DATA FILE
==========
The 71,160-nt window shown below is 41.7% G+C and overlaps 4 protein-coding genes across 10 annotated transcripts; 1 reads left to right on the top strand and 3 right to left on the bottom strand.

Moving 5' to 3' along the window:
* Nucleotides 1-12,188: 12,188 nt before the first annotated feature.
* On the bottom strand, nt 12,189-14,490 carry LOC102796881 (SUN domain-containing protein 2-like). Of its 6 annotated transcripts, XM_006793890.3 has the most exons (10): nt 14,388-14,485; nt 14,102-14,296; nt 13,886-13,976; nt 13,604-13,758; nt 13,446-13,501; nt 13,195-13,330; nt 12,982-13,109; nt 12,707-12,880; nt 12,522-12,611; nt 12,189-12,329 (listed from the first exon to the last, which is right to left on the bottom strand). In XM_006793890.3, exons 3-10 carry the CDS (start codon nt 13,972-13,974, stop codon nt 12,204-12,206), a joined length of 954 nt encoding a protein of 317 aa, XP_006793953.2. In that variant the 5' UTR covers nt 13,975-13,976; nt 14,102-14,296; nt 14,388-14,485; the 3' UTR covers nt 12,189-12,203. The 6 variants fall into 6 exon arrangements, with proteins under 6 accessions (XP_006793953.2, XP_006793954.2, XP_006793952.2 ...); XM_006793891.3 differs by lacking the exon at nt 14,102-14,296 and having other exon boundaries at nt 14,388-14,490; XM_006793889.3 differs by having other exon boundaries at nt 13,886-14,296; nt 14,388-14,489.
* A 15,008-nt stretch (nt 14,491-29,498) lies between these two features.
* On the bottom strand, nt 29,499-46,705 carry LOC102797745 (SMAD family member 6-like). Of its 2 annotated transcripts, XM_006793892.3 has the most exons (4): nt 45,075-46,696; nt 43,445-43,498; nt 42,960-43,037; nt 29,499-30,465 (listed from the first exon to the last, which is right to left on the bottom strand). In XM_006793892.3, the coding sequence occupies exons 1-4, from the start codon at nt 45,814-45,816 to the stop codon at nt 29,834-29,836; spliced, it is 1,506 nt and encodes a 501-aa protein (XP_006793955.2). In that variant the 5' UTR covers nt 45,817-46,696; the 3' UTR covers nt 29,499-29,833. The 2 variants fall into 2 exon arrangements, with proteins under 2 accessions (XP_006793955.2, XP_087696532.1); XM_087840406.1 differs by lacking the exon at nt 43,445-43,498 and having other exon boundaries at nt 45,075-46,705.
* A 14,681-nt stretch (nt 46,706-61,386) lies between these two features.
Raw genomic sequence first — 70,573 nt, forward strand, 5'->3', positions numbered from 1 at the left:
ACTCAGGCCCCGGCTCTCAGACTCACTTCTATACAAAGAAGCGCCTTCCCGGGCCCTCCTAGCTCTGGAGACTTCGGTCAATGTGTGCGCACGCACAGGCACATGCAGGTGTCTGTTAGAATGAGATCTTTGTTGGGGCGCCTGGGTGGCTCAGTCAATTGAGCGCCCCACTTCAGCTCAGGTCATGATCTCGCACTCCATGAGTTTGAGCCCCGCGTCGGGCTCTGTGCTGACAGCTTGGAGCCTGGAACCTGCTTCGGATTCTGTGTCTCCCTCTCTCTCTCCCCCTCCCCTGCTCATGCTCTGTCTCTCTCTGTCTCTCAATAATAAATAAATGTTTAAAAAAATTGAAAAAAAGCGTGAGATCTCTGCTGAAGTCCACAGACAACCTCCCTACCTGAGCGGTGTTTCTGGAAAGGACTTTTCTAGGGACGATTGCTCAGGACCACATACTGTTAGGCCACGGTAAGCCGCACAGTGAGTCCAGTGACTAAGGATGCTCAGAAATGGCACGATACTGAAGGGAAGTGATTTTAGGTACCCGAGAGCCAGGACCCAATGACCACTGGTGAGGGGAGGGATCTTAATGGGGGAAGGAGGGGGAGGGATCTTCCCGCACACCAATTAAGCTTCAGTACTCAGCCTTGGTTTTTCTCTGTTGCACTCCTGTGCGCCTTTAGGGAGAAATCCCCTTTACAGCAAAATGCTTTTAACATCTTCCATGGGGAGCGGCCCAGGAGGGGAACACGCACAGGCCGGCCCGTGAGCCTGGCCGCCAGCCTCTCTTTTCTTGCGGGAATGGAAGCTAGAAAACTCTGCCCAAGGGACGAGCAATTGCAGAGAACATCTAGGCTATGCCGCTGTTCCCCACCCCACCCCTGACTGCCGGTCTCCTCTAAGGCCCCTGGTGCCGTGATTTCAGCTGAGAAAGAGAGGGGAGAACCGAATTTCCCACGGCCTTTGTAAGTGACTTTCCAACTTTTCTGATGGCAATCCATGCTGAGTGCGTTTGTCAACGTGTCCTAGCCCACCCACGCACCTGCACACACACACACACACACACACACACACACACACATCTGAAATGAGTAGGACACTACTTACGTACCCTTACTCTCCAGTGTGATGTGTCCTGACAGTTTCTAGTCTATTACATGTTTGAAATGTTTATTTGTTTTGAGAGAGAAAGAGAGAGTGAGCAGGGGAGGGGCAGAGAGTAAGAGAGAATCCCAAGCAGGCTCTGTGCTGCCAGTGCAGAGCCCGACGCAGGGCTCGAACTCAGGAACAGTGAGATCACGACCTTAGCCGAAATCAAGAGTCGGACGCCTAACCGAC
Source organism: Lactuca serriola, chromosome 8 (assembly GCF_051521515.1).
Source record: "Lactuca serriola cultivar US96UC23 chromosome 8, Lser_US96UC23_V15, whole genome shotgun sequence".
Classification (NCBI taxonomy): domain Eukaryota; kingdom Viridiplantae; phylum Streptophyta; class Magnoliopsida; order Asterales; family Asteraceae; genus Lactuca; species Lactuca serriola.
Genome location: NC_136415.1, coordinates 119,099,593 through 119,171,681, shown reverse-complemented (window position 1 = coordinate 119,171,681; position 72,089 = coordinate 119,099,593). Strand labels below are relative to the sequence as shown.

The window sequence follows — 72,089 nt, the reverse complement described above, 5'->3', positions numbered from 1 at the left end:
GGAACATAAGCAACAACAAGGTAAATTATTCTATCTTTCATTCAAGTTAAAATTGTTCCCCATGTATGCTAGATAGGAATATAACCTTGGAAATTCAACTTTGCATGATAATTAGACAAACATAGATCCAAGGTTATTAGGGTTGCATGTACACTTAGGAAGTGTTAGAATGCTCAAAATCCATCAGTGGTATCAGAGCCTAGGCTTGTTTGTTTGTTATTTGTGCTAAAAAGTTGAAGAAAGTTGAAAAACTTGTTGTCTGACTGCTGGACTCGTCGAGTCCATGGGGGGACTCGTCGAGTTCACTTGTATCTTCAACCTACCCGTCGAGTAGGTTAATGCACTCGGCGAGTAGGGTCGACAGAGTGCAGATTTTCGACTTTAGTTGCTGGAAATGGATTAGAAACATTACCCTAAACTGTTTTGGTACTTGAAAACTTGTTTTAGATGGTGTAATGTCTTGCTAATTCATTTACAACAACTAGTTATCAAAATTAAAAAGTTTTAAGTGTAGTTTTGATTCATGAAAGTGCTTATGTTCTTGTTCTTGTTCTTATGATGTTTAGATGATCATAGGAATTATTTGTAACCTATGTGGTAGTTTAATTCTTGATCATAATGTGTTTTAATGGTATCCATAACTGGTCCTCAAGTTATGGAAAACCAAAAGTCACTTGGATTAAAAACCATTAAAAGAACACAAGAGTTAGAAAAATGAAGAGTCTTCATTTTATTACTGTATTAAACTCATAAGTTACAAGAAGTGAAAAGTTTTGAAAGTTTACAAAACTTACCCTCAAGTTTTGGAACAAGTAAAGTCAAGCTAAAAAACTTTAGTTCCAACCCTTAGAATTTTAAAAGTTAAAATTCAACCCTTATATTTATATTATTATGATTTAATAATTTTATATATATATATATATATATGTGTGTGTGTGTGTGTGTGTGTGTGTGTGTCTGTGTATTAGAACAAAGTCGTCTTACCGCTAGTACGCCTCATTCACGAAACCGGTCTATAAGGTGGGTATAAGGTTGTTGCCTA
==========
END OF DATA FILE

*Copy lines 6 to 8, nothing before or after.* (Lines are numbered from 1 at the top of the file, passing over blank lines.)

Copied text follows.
* On the bottom strand, nt 29,499-46,705 carry LOC102797745 (SMAD family member 6-like). Of its 2 annotated transcripts, XM_006793892.3 has the most exons (4): nt 45,075-46,696; nt 43,445-43,498; nt 42,960-43,037; nt 29,499-30,465 (listed from the first exon to the last, which is right to left on the bottom strand). In XM_006793892.3, the coding sequence occupies exons 1-4, from the start codon at nt 45,814-45,816 to the stop codon at nt 29,834-29,836; spliced, it is 1,506 nt and encodes a 501-aa protein (XP_006793955.2). In that variant the 5' UTR covers nt 45,817-46,696; the 3' UTR covers nt 29,499-29,833. The 2 variants fall into 2 exon arrangements, with proteins under 2 accessions (XP_006793955.2, XP_087696532.1); XM_087840406.1 differs by lacking the exon at nt 43,445-43,498 and having other exon boundaries at nt 45,075-46,705.
* A 14,681-nt stretch (nt 46,706-61,386) lies between these two features.
Raw genomic sequence first — 70,573 nt, forward strand, 5'->3', positions numbered from 1 at the left: